[13] Kneafsey, M., Cox, R., Holloway, L., Dowler, E., Venn, L. and Tuomainen, H. (2009). Reconnecting consumers, Producers and Food. Exploring Alternatives. Oxford and New York: Berg.

[14] Bloom, J. (2010). American Wasteland, Da Capo Press: Cambridge, MA, USA

[15] Pollan, M. (2007). The Omnivore’s Dilemma: A Natural History of Four Meals. Penguin: London, England

[16] Blichfeldt, B. S., Mikkelsen, M., & Gram, M. (2015). When it stops being food: the edibility, ideology, procrastination, objectification and internalization of household food waste. Food, Culture & Society18(1), 89-105.

[17] Quested, T. E., Marsh, E., Stunell, D., & Parry, A. D. (2013). Spaghetti soup: The complex world of food waste behaviours. Resources, Conservation and Recycling79, 43-51.

[18] Pearson, D., Minehan, M., Wakefield-Rann, R., 2013. Food waste in Australian households: why does it occur?, The Australasian-Pacific Journal of Regional Food Studies, 3, 118–132.

[19] Kriflik, L. S., & Yeatman, H. (2005). Food scares and sustainability: a consumer perspective. Health, Risk & Society, 7(1), 11-24.

[20] Watson, M., & Meah, A. (2012). Food, waste and safety: negotiating conflicting social anxieties into the practices of domestic provisioning. The Sociological Review60(2_suppl), 102-120.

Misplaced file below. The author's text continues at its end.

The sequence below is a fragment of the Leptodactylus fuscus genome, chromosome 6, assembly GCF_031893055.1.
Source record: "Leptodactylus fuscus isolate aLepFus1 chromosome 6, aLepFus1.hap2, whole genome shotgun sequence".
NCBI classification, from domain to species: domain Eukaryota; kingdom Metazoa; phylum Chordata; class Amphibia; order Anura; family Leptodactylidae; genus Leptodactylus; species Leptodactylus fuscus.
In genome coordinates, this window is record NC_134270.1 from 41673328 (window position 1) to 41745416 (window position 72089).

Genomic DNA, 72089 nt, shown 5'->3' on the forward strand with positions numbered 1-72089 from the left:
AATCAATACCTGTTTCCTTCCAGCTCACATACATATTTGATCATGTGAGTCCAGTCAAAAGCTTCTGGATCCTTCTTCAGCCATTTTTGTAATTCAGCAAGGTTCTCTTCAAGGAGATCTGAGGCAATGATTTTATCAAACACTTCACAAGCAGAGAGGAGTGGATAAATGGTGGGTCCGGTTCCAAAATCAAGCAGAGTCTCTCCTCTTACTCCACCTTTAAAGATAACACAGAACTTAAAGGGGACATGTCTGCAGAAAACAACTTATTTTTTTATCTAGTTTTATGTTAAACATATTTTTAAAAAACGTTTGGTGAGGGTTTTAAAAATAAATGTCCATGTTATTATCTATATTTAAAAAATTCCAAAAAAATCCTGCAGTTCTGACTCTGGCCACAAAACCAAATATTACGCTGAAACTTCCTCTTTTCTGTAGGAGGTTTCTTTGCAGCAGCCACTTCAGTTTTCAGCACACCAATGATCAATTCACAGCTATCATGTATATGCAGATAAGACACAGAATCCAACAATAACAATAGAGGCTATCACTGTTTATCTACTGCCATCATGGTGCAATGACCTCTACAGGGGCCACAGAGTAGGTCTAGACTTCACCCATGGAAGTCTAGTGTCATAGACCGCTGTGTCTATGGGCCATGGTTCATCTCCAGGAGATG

[21] Blichfeldt, B. S., Mikkelsen, M., & Gram, M. (2015). When it stops being food: the edibility, ideology, procrastination, objectification and internalization of household food waste. Food, Culture & Society18(1), 89-105.

[22] Kosa, K.M., Cates, S.C., Karns, S., Godwin, S.L., Chambers, D. (2007). Consumer knowledge and use of open dates: results of a web-based survey. Journal of Food Protection, 70 (5), 1213–1219

[23] Watson, M., & Meah, A. (2012). Food, waste and safety: negotiating conflicting social anxieties into the practices of domestic provisioning. The Sociological Review60(2_suppl), 102-120.

[24] Block, L.G., Keller, P.A., Vallen, B., Williamson, S., Birau, M.M., Grinstein, A., Haws, K.L., LaBarge, M.C., Lamberton, C., Moore, E.S. and Moscato, E.M. (2016). The squander sequence: understanding food waste at each stage of the consumer decision-making process. Journal of Public Policy & Marketing35(2), 292-304.